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Beck Vale, Dickleburgh and Scole councillor Clayton Hudson quits party, branding South Norfolk MP Richard Bacon as 'useless'



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A former Conservative association chairman has quit his party with an extraordinary attack on his local MP.

Clayton Hudson, who represents Beck Vale, Dickleburgh and Scole on South Norfolk Council, resigned from the Conservative Party earlier this week, and is now an Independent.

In doing so, he criticised Richard Bacon, MP for South Norfolk, branding him “useless” and promising to campaign against him being re-elected.

Richard Bacon (pictured) has defended himself against Hudson's accusations. Picture: Mark Bullimore Photography 2021.
Richard Bacon (pictured) has defended himself against Hudson's accusations. Picture: Mark Bullimore Photography 2021.

In his resignation letter, Mr Clayton said: “I have concluded I don’t want to be a member of the nasty and dishonest party that the Conservatives have become.

“I don’t want to be in a party with Boris Johnson, Nadine Dorries, Jacob Rees-Mogg, and Richard Bacon, my own MP.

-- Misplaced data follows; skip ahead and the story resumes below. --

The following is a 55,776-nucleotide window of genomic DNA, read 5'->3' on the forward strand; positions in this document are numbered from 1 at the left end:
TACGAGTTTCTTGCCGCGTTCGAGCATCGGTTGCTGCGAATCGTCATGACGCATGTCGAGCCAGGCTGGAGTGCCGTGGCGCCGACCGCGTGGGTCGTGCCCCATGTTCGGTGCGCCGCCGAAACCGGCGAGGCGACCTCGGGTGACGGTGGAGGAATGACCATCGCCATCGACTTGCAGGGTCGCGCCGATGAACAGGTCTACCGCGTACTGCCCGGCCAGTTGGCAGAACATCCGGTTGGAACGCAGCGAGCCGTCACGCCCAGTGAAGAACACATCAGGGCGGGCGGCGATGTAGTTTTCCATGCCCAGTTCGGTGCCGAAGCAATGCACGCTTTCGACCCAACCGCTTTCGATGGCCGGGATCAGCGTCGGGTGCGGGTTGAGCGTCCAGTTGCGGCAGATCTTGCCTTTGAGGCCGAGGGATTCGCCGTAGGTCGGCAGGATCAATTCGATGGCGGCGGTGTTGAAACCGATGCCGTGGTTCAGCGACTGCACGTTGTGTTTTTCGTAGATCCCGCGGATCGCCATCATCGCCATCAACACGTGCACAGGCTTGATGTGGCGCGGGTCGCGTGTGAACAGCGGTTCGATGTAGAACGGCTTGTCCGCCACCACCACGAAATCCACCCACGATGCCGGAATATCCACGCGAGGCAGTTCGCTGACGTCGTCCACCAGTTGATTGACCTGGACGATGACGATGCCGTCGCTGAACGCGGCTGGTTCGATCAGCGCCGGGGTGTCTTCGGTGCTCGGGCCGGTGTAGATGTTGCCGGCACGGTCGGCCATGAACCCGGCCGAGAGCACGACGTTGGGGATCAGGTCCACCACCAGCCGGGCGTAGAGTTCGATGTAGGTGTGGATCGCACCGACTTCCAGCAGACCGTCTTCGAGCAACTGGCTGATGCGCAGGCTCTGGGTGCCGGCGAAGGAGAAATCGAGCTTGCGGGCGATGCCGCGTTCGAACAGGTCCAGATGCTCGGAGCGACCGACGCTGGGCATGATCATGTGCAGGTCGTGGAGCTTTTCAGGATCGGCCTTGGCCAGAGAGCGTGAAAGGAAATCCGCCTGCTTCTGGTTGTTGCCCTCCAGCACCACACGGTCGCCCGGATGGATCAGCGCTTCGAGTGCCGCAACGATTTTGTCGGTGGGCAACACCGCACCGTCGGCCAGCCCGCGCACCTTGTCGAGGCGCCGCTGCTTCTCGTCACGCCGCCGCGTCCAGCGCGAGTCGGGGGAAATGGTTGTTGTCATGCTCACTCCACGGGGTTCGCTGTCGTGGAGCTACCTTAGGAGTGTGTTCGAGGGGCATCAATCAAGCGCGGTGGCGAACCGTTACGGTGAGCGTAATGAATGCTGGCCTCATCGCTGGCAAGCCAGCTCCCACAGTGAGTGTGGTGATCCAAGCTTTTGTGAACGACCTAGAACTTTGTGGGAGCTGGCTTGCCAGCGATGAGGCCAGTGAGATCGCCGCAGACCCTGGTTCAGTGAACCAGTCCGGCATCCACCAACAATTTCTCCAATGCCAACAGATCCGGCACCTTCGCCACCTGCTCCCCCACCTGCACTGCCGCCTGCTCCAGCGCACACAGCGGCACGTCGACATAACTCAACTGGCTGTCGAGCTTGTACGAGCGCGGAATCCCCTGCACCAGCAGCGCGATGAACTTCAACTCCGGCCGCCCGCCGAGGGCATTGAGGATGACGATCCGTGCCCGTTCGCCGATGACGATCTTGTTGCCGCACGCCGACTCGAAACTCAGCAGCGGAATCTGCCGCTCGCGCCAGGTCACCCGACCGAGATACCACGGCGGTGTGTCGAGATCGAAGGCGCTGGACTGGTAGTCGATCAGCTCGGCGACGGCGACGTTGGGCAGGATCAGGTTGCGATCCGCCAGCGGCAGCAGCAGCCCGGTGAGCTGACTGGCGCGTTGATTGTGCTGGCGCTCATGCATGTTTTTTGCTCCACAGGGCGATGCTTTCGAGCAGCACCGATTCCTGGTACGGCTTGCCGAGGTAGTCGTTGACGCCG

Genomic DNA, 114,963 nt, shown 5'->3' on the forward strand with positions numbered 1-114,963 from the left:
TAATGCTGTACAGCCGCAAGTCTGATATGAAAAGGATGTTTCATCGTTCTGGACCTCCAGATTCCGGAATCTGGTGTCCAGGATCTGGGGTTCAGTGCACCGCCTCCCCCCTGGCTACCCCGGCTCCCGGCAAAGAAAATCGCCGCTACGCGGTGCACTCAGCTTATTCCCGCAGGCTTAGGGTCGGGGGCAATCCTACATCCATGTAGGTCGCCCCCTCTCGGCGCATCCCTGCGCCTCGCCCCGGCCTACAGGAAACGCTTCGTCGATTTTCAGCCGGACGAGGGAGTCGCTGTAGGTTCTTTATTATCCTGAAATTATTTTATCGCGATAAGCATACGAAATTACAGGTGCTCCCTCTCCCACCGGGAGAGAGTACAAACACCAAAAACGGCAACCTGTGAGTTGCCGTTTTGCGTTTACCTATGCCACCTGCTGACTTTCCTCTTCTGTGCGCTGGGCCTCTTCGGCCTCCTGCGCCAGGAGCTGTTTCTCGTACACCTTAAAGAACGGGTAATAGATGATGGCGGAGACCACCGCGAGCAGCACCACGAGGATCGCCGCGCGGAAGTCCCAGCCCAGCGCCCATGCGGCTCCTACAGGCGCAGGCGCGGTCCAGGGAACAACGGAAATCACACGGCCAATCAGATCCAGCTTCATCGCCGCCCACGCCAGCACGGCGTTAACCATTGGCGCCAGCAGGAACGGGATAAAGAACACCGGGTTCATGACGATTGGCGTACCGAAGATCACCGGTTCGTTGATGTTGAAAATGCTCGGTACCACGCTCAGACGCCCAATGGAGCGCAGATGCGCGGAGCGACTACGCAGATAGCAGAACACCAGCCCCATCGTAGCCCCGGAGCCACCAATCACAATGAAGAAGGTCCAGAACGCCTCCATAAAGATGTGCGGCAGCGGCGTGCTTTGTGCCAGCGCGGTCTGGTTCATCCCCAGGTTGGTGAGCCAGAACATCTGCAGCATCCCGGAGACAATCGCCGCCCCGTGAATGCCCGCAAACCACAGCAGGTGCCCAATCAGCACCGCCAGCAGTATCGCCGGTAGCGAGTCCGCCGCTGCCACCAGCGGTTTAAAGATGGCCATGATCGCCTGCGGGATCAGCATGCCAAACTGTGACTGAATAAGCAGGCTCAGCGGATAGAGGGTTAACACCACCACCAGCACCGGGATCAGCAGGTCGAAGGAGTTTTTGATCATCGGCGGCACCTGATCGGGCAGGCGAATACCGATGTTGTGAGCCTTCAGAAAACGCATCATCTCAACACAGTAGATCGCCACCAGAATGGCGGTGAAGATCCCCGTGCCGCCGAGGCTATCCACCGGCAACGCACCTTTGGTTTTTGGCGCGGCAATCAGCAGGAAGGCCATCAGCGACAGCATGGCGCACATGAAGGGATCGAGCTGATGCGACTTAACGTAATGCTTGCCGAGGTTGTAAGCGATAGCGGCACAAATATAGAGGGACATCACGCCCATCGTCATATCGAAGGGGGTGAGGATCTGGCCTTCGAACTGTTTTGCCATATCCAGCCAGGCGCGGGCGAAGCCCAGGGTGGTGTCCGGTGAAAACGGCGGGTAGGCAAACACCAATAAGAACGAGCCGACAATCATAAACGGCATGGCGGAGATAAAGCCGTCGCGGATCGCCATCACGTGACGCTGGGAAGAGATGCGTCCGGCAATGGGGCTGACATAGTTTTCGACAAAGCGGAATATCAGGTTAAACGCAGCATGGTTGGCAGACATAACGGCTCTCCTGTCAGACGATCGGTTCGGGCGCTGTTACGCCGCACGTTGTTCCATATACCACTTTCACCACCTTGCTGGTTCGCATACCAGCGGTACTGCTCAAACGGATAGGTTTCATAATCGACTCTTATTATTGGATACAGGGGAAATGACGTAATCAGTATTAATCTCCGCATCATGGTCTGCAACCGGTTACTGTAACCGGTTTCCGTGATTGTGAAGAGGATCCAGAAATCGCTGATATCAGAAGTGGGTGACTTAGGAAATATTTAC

“To that end, I want to become active locally in ending this disgraceful government and our useless MP.”

Mr Hudson criticised Mr Bacon for supporting the Prime Minister after he received a fine for breaking coronavirus lockdown rules, and argued he had achieved nothing in 21 years in Parliament.

Speaking after handing in his Conservative Party resignation, Mr Hudson said he could not have brought himself to “go and bang the drum” in support of Mr Bacon at the next election and now wished to actively campaign against him.

In response, Mr Bacon said he was “not interested” in Mr Hudson.

“He has regularly attacked the Conservatives, he attacked the leader of South Norfolk Council, John Fuller, he attacked the PM and he has attacked me,” he said.

“I don’t want to dignify Mr Hudson with a response.”

It is not the first time Mr Bacon has faced criticisms over his constituency duties.

Last year, a small number of posters were placed around his South Norfolk constituency, accusing him of adopting a low profile and declaring him as “missing”.

In January, Mr Bacon insisted he was “doing his best to make himself available”.



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